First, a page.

Do Oral Mechanical Bowel Solutions Cause C. Difficile Infection?

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DO ORAL MECHANICAL BOWEL SOLUTIONS CAUSE C. DIFFICILE INFECTION? INTRODUCTION: Bowel preparation traditionally consists of cathartics, oral antibiotics, and intravenous antibiotics. Previous studies have shown a strong relationship between the use of antibiotic bowel preparations and a higher rate of postoperative Clostridium difficile colitis due to disruption of the normal enteral microflora. Little data exists to show the relationship between the use of oral mechanical bowel solutions and the development of Clostridium difficile colitis. The aim of this study is to see whether oral mechanical bowel solutions, by themselves, can be implicated as causative agents in the development of Clostridium difficile colitis. HYPOTHESIS: We…show more content…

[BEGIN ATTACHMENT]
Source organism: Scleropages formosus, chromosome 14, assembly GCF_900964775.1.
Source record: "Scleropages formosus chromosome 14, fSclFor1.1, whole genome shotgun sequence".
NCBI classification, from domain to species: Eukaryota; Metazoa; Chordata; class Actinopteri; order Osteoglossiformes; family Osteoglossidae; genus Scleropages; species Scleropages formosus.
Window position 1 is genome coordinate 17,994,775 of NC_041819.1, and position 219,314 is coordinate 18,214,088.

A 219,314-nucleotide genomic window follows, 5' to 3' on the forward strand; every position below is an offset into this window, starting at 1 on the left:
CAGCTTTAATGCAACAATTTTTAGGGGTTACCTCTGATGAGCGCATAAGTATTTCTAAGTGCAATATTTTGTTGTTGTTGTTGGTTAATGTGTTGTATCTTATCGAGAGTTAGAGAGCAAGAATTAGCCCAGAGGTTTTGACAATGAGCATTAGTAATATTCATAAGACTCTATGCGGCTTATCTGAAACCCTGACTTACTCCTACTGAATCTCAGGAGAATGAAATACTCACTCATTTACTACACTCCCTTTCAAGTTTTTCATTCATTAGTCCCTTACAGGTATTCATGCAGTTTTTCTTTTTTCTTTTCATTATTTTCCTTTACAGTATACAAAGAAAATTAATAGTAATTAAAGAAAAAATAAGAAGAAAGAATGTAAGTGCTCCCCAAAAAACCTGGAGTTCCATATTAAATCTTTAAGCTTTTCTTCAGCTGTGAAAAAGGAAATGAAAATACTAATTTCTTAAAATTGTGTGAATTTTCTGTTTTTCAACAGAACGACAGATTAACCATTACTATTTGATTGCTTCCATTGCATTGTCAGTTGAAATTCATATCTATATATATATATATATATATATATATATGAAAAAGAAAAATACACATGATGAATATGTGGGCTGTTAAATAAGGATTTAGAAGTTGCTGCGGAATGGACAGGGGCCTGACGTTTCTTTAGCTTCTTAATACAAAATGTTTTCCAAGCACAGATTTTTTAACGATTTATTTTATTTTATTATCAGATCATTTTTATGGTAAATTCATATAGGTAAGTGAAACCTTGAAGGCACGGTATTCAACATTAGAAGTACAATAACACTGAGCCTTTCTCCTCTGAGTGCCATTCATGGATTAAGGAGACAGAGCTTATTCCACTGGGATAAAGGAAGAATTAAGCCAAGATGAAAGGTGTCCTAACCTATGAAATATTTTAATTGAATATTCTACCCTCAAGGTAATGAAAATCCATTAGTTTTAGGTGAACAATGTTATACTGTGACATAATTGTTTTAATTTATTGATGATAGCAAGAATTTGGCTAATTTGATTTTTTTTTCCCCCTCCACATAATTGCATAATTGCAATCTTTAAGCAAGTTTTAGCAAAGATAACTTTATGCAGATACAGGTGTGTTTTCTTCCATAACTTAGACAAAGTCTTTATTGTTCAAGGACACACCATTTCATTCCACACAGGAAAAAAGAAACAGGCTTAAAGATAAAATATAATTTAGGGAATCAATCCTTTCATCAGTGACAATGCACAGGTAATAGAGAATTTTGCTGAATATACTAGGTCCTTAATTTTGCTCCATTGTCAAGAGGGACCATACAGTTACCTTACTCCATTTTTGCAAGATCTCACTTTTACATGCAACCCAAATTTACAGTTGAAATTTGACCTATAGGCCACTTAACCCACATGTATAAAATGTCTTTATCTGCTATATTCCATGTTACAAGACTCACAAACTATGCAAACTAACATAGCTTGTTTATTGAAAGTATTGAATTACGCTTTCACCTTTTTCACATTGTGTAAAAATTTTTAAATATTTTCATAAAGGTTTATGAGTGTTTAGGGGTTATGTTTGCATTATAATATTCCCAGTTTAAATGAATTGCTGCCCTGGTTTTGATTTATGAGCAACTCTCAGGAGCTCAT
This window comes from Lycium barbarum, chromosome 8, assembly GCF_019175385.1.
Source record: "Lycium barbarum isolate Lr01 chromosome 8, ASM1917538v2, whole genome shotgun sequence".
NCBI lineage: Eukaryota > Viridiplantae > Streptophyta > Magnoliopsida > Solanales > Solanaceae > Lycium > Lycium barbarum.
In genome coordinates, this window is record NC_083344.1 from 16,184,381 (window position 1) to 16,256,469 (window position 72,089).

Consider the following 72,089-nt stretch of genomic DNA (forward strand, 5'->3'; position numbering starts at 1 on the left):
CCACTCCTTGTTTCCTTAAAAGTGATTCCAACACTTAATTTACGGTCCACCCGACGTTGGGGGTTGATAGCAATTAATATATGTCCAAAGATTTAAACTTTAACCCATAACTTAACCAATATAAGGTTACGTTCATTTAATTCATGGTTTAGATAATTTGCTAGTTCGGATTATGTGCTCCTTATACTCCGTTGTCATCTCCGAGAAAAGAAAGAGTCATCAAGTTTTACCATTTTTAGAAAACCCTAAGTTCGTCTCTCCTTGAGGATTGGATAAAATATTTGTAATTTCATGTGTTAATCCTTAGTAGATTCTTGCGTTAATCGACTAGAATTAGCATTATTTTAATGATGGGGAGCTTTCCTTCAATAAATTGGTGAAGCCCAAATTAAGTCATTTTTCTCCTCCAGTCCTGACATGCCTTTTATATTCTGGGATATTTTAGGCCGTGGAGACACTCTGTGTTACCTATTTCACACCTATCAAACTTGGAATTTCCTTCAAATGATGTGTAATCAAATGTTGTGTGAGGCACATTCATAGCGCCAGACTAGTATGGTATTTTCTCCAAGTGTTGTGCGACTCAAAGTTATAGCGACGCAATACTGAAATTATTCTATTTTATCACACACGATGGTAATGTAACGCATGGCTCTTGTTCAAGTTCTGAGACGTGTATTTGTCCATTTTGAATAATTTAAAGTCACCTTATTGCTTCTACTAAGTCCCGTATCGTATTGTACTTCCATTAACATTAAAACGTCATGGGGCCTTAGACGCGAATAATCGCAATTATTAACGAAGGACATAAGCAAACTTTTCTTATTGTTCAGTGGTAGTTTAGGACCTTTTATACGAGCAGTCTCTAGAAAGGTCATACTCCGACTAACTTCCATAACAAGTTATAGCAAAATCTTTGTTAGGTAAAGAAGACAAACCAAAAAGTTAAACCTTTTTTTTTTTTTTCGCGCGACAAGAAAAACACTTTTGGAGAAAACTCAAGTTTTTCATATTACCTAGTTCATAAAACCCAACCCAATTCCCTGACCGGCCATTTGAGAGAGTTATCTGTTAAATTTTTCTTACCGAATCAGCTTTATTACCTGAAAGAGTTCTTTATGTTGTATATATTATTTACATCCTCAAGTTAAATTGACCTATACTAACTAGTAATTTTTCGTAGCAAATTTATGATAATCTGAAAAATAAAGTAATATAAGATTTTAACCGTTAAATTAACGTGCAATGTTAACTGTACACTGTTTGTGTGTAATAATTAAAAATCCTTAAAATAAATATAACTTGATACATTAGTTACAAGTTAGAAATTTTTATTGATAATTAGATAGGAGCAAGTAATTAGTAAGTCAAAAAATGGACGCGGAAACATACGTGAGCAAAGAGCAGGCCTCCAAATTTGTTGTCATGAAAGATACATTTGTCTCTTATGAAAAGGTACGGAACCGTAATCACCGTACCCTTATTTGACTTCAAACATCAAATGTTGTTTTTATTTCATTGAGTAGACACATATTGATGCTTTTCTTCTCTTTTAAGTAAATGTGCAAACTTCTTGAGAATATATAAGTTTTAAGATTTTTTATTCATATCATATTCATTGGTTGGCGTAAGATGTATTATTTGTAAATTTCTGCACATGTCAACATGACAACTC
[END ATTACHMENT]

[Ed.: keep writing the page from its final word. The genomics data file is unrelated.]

RESULTS: All n=24,522 patients received either GoLYTELY (Braintree Laboratories Inc, Braintree, Mass), HalfLytely & Bisacodyl Tablet Bowel Prep kit (Braintree Laboratories Inc, Braintree, Mass), Citrate of Magnesia (Aaron Industries Inc, Clinton, SC), or Fleet Phospho-soda (C. B. Fleet Co Inc, Lynchburg, Va) as oral bowel preparation solutions prior to their procedure. Group-A (Surgery group) consisted of 894 patients. Out of those only 45 (0.05%) had documented C. difficile infections. Furthermore, this subset of patients was broken down further to 7 (0.16%) having C. difficile infection upon their admission, 5 (0.11) who underwent emergent surgery and were excluded from the study. 18 (0.4%) other patients also underwent a subtotal colectomy for fulminant colitis and were also exluded. Of the remaining 3 patients, 2 (0.04%) had small bowel obstruction and 1 (0.02%) was treated with antibiotics days to weeks prior to admission, and so these patients were also excluded. This left us with 12 (27%) patients who actually qualified for our study. This group was broken down to 9 (0.2%) patients who were diagnosed with C difficile infection past the 30-day grace period, and 3 (0.07%) patients that were diagnosed within the 30-day grace period. This data suggests that out of the 861 patients examined, only 12 (0.01%) were diagnosed with C. difficile infection
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